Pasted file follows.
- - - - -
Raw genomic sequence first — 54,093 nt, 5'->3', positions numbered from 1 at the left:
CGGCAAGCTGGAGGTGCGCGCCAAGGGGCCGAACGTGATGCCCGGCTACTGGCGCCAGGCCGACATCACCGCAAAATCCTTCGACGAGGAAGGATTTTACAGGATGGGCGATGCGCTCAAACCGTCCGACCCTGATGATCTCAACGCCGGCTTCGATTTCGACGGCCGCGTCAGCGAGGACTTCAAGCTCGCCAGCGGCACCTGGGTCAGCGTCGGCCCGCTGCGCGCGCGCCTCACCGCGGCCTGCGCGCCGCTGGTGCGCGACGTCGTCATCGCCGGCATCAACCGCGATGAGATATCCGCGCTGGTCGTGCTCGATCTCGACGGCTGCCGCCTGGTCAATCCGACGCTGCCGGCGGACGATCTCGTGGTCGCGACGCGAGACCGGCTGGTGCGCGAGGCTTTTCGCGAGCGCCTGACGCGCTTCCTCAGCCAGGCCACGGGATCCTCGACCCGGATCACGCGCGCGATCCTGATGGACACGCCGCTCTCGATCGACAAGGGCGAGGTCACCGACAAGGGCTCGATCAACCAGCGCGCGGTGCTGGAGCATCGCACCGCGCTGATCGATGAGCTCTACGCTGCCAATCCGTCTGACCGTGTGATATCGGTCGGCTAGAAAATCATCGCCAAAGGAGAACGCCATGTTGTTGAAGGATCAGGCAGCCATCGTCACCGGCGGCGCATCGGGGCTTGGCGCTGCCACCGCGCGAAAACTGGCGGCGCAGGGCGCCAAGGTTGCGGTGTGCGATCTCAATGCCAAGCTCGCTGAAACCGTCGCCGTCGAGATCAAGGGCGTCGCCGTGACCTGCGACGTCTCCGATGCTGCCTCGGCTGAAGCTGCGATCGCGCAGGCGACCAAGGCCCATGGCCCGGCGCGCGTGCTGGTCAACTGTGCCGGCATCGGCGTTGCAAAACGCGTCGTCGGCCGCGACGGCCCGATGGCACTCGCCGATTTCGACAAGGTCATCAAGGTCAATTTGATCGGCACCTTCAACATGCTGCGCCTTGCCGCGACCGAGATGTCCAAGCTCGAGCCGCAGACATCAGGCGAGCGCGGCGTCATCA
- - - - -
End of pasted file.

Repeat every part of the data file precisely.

Raw genomic sequence first — 54,093 nt, 5'->3', positions numbered from 1 at the left:
CGGCAAGCTGGAGGTGCGCGCCAAGGGGCCGAACGTGATGCCCGGCTACTGGCGCCAGGCCGACATCACCGCAAAATCCTTCGACGAGGAAGGATTTTACAGGATGGGCGATGCGCTCAAACCGTCCGACCCTGATGATCTCAACGCCGGCTTCGATTTCGACGGCCGCGTCAGCGAGGACTTCAAGCTCGCCAGCGGCACCTGGGTCAGCGTCGGCCCGCTGCGCGCGCGCCTCACCGCGGCCTGCGCGCCGCTGGTGCGCGACGTCGTCATCGCCGGCATCAACCGCGATGAGATATCCGCGCTGGTCGTGCTCGATCTCGACGGCTGCCGCCTGGTCAATCCGACGCTGCCGGCGGACGATCTCGTGGTCGCGACGCGAGACCGGCTGGTGCGCGAGGCTTTTCGCGAGCGCCTGACGCGCTTCCTCAGCCAGGCCACGGGATCCTCGACCCGGATCACGCGCGCGATCCTGATGGACACGCCGCTCTCGATCGACAAGGGCGAGGTCACCGACAAGGGCTCGATCAACCAGCGCGCGGTGCTGGAGCATCGCACCGCGCTGATCGATGAGCTCTACGCTGCCAATCCGTCTGACCGTGTGATATCGGTCGGCTAGAAAATCATCGCCAAAGGAGAACGCCATGTTGTTGAAGGATCAGGCAGCCATCGTCACCGGCGGCGCATCGGGGCTTGGCGCTGCCACCGCGCGAAAACTGGCGGCGCAGGGCGCCAAGGTTGCGGTGTGCGATCTCAATGCCAAGCTCGCTGAAACCGTCGCCGTCGAGATCAAGGGCGTCGCCGTGACCTGCGACGTCTCCGATGCTGCCTCGGCTGAAGCTGCGATCGCGCAGGCGACCAAGGCCCATGGCCCGGCGCGCGTGCTGGTCAACTGTGCCGGCATCGGCGTTGCAAAACGCGTCGTCGGCCGCGACGGCCCGATGGCACTCGCCGATTTCGACAAGGTCATCAAGGTCAATTTGATCGGCACCTTCAACATGCTGCGCCTTGCCGCGACCGAGATGTCCAAGCTCGAGCCGCAGACATCAGGCGAGCGCGGCGTCATCA